Genome-wide distribution of 5-formylcytosine in embryonic stem cells is associated with transcription and depends on thymine DNA glycosylase
- Equal contributors
1 Department of Chemistry, University of Cambridge, Lensfield Road, Cambridge, CB2 1EW, UK
2 Cancer Research UK, Cambridge Research Institute, Li Ka Shing Centre, Robinson way, Cambridge, CB2 0RE, UK
3 Epigenetics Programme, The Babraham Institute, Babraham Research Campus, Cambridge CB22 3AT, UK
4 Centre for Trophoblast Research, University of Cambridge, Physiology Building, Downing Street, Cambridge CB2 3EG, UK
5 Proteomics Research Group, The Babraham Institute, Babraham Research Campus, Cambridge CB22 3AT, UK
6 School of Clinical Medicine, The University of Cambridge, Addenbrooke's Hospital, Hills Road, Cambridge, CB2 0SP, UK
Citation and License
Genome Biology 2012, 13:R69 doi:10.1186/gb-2012-13-8-r69Published: 17 August 2012
Methylation of cytosine in DNA (5mC) is an important epigenetic mark that is involved in the regulation of genome function. During early embryonic development in mammals, the methylation landscape is dynamically reprogrammed in part through active demethylation. Recent advances have identified key players involved in active demethylation pathways, including oxidation of 5mC to 5-hydroxymethylcytosine (5hmC) and 5-formylcytosine (5fC) by the TET enzymes, and excision of 5fC by the base excision repair enzyme thymine DNA glycosylase (TDG). Here, we provide the first genome-wide map of 5fC in mouse embryonic stem (ES) cells and evaluate potential roles for 5fC in differentiation.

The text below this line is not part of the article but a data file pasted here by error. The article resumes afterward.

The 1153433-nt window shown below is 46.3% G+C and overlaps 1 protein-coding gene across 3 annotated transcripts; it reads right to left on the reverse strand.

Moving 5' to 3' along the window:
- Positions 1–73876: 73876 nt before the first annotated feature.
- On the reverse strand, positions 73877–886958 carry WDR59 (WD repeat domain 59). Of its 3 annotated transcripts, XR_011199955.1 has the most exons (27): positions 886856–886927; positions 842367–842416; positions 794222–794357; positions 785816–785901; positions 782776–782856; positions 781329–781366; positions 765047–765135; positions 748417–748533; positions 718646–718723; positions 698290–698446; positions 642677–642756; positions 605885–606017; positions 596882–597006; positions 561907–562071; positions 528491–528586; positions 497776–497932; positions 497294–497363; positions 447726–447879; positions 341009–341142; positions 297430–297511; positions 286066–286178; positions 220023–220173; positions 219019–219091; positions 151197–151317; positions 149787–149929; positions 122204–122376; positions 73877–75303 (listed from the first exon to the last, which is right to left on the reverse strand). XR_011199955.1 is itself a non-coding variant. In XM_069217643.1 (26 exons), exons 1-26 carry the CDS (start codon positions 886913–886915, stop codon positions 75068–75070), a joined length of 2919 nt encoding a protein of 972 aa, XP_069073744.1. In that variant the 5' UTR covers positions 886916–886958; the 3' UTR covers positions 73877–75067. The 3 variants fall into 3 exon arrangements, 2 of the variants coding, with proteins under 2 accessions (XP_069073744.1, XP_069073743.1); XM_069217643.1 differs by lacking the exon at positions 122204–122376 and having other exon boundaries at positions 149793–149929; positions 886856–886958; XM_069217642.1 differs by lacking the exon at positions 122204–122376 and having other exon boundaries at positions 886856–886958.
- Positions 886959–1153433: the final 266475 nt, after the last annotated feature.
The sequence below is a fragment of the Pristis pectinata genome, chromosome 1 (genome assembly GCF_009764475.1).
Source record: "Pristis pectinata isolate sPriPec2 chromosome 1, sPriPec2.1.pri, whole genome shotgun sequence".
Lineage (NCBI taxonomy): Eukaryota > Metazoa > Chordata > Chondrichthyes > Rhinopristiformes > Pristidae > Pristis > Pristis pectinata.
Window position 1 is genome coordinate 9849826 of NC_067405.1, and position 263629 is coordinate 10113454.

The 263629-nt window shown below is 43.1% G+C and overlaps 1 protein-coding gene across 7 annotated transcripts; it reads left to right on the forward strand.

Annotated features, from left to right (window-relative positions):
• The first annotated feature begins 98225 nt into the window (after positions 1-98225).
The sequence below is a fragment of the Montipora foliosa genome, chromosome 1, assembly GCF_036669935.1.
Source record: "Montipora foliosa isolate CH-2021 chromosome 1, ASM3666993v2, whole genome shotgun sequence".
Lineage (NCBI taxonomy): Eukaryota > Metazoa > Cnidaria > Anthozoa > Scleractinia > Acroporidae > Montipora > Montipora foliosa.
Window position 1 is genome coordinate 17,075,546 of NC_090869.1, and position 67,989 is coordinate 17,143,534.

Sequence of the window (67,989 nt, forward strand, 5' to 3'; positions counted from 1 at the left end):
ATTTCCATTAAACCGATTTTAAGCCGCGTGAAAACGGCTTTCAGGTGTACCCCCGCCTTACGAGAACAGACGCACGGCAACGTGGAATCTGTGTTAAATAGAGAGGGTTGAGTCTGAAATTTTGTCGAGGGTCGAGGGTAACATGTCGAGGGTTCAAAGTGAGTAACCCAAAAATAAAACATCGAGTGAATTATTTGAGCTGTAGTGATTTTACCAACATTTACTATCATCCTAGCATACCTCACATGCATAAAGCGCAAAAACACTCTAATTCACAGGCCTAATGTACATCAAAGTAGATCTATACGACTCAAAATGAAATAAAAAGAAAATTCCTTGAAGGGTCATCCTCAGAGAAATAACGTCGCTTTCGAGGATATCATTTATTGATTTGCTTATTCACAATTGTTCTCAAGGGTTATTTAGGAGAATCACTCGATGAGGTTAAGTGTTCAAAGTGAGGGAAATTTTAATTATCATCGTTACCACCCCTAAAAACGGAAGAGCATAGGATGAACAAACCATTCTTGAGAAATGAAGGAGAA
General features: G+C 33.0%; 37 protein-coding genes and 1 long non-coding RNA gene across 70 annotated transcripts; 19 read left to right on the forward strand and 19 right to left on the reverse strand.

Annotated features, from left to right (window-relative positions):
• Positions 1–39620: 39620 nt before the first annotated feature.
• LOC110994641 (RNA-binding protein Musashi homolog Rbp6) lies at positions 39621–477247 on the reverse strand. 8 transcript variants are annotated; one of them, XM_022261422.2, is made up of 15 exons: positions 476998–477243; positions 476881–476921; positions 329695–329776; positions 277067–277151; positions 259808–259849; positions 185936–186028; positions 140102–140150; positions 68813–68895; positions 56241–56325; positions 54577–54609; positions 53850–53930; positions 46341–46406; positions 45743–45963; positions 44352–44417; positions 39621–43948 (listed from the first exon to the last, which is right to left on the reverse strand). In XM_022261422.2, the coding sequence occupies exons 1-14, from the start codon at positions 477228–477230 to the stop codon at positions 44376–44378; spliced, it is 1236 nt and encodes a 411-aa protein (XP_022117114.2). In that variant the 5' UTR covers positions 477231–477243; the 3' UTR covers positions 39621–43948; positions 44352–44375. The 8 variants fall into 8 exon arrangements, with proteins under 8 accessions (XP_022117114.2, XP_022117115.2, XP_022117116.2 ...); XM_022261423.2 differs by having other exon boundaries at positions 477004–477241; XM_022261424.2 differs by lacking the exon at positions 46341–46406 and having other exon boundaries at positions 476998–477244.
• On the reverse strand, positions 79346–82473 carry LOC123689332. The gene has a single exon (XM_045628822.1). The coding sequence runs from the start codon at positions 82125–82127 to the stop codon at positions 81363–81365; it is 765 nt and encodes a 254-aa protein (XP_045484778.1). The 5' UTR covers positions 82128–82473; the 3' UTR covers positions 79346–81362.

Our method exploits the unique reactivity of 5fC for pulldown and high-throughput sequencing. Genome-wide mapping revealed 5fC enrichment in CpG islands (CGIs) of promoters and exons. CGI promoters in which 5fC was relatively more enriched than 5mC or 5hmC corresponded to transcriptionally active genes. Accordingly, 5fC-rich promoters had elevated H3K4me3 levels, associated with active transcription, and were frequently bound by RNA polymerase II. TDG down-regulation led to 5fC accumulation in CGIs in ES cells, which correlates with increased methylation in these genomic regions during differentiation of ES cells in wild-type and TDG knockout contexts.
Collectively, our data suggest that 5fC plays a role in epigenetic reprogramming within specific genomic regions, which is controlled in part by TDG-mediated excision. Notably, 5fC excision in ES cells is necessary for the correct establishment of CGI methylation patterns during differentiation and hence for appropriate patterns of gene expression during development.